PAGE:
Available Now! (click cover)

America's Counter-Revolution
The Constitution Revisited

From the back cover:

This book challenges the assumption that the Constitution was a landmark in the struggle for liberty. Instead, Sheldon Richman argues, it was the product of a counter-revolution, a setback for the radicalism represented by America’s break with the British empire. Drawing on careful, credible historical scholarship and contemporary political analysis, Richman suggests that this counter-revolution was the work of conservatives who sought a nation of “power, consequence, and grandeur.” America’s Counter-Revolution makes a persuasive case that the Constitution was a victory not for liberty but for the agendas and interests of a militaristic, aristocratic, privilege-seeking ruling class.

Friday, August 04, 2006

Eminent Domain and Other Corporate Welfare

Driving south on I-65 through Alabaster, Alabama, last week, I noticed a sprawling new shopping center on my left. Wal-Mart stood out prominently, but I also saw Belk and Old Navy stores. Ross and Pier One were there too. J.C. Penney and Target will open next year. This was of interest to me because people's homes once stood where those stores now stand. Most of the homeowners had no choice but to leave because the Alabaster city council used its power of eminent domain to seize their properties and transfer them to a shopping-center developer. (Two homeowners managed to beat the city.) In America, as elsewhere, government is the ultimate de facto owner of the land. The apparent owners use it at the government's pleasure, and sometimes -- alarmingly often these days -- the government decides it would rather have someone else use a particular parcel. The direction of transfers is predominantly from the working class to Big Business. Is it any wonder that people can't always see the connection between capitalism and freedom?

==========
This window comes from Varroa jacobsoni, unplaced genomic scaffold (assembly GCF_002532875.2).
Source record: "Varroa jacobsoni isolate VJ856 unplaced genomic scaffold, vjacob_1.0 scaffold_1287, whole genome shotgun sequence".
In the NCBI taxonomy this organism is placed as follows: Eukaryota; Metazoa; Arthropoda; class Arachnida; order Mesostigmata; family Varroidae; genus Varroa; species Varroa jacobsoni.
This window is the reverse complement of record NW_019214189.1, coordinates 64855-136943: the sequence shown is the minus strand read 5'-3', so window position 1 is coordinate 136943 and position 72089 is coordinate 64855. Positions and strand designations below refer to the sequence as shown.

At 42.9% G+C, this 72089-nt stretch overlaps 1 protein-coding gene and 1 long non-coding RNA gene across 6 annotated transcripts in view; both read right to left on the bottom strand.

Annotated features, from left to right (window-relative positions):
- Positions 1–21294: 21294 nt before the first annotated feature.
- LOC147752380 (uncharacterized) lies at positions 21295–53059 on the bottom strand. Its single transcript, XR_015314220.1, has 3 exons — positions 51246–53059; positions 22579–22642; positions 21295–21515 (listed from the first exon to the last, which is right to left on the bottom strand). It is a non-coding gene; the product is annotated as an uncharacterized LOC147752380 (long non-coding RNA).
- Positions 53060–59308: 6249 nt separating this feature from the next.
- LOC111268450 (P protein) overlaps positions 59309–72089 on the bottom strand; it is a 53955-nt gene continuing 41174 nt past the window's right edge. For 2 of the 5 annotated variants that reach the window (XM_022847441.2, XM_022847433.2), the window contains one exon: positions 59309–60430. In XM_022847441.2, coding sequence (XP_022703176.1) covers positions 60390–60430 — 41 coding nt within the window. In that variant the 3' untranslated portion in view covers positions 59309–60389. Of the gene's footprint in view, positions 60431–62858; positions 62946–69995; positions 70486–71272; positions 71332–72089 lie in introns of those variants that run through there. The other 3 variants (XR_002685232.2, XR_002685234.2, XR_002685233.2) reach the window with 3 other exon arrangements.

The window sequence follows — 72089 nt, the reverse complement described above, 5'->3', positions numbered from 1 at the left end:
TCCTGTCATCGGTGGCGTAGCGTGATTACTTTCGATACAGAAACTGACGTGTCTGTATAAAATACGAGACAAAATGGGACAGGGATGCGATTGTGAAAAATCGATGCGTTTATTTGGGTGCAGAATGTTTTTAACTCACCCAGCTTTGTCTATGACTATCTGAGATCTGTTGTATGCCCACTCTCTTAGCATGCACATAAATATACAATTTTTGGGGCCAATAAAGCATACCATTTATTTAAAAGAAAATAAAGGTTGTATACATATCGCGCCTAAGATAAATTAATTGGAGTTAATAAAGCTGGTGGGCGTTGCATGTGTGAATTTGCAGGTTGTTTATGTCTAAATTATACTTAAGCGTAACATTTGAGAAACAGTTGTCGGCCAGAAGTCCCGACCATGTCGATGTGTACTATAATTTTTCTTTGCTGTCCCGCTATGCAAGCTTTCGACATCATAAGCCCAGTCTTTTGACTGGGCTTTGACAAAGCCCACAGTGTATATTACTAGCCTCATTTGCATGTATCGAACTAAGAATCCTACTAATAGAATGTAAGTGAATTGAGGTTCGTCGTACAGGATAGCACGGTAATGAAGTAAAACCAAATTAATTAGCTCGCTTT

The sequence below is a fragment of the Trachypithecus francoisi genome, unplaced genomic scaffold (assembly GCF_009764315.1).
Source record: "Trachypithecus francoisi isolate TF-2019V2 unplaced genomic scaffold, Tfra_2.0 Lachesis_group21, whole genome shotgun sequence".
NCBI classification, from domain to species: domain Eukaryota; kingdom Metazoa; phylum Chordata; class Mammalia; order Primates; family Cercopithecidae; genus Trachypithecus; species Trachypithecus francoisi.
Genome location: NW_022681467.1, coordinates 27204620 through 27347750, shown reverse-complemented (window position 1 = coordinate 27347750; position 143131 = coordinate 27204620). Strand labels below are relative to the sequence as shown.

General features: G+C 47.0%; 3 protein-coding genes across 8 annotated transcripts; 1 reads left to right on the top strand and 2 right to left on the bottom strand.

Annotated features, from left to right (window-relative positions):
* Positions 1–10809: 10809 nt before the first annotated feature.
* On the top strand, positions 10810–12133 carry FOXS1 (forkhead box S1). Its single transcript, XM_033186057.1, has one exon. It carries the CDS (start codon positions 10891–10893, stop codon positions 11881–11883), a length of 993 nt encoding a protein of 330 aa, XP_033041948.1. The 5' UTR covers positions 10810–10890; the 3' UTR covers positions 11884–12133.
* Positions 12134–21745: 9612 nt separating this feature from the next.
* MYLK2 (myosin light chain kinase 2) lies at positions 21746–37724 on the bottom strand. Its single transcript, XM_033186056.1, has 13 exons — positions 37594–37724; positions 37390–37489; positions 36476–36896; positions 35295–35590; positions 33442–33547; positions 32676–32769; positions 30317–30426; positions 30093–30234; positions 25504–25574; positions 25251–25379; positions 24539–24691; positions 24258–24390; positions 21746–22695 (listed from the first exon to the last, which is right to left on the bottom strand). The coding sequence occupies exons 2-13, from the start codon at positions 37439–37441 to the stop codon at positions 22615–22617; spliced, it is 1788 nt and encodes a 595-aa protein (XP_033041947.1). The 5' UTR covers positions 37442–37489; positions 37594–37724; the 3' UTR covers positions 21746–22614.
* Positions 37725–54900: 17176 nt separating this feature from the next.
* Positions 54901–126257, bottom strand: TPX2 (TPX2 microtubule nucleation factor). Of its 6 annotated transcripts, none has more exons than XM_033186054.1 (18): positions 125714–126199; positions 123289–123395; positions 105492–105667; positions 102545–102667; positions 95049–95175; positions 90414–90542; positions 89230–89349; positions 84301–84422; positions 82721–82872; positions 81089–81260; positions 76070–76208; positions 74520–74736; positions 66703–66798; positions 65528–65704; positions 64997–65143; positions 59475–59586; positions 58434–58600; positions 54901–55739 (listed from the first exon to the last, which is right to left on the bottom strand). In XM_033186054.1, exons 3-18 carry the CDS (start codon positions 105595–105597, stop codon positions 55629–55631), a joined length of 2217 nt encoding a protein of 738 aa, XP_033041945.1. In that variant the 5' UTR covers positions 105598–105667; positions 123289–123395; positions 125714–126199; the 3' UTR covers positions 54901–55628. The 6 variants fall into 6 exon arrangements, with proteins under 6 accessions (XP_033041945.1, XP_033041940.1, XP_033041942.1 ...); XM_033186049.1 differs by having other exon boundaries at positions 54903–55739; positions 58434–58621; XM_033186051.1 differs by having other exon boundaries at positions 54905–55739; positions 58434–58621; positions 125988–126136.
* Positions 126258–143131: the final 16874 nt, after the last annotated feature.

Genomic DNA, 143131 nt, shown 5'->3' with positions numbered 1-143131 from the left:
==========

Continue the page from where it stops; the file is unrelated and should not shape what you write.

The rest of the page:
Read the rest of this week's TGIF column at the Foundation for Economic Education website.

Cross-posted at Liberty & Power.

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